Effects of Campylobacter Infection on Growth

As it was assumed that deficits in weight gain would precede linear deficits, models were constructed to examine the effects of symptomatic and asymptomatic Campylobacter on weight over three month periods. Linear growth periods ranging from two to nine months were used to examine the effects of campylobacteriosis and asymptomatic Campylobacter infections on length/height. The longer interval was retained in the final models as we posited that durable linear growth deficits were of increased importance relative to short term deficits.

All models included a random intercept for each study child. The covariance structure was fixed such that the residuals took a third-order moving average form for change-in-weight models, and a first-order autoregressive form for change-in-height models. This choice was based on a visual inspection of the autocorrelation function as well as model fit. Seasonal effects were considered by including the terms and , where d is the day of the year and t is 365 [17], [18]. Per-capita income [19], prior nutritional status (stunting and WHZ category as defined above), sex, birth weight, maternal age and education, and breast-feeding status, were also considered for inclusion. Variables were selected into the final model based on model fit.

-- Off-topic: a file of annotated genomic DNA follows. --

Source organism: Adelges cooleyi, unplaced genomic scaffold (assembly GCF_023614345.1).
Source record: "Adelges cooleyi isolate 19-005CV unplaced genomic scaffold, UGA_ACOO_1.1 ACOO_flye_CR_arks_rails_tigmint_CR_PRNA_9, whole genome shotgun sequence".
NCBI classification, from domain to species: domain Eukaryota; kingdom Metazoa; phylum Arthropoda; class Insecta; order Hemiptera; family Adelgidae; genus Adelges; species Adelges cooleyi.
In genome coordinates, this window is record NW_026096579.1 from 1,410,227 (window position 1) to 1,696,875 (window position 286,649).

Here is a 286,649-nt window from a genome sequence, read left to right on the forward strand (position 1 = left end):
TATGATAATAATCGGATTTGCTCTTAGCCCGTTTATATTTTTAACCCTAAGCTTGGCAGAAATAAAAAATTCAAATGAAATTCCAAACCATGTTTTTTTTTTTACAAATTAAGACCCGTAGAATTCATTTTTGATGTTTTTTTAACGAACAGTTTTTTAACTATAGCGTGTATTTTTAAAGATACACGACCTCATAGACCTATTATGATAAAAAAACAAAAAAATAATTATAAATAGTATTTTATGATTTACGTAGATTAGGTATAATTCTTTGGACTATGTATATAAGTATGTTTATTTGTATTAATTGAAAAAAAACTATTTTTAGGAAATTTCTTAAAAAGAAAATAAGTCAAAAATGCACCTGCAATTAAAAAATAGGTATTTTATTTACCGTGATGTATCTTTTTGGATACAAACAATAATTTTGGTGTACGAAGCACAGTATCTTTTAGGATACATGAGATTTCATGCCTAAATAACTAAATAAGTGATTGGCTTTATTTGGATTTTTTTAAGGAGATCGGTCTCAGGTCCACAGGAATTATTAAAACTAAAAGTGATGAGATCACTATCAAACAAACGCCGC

Age terms were included as fractional polynomials, a method to adjust for curvi-linear relationships. [15], [20] These terms were set separately for each model.

The final models are shown in Equations 1 and 2. Two sets of models were constructed. The first estimates the association of symptomatic and asymptomatic Campylobacter on change in weight, after adjusting for stunting, WHZ category, birth weight, season, age and per-capita income (Equation 1). The second estimates the association of Campylobacter infection on length/height, controlling for the same factors (Equation 2).(1)In Equation 1, is a binary variable set to one if asymptomatic Campylobacter was encountered, and zero otherwise. Similarly, is one if campylobacteriosis is encountered (two cases of more than one symptomatic Campylobacter in a three-month period were re-classified to 1), and zero otherwise. is a continuous variable representing the number of diarrheal episodes in the three months unassociated with Campylobacter. In weight models, anthropometry that was measured during or within two days of a Campylobacter associated diarrheal episode was excluded from the analysis, in order to reduce the possibility that reductions in weight were related to clinical or subclinical dehydration.(2)In Equation 2, is a continuous variable taking values between one and three, the number of quarters in the nine month interval in which asymptomatic Campylobacter infection was observed. and are continuous variables representing the total incidence of Campylobacter-associated and non- Campylobacter-associated episodes of diarrhea in the interval.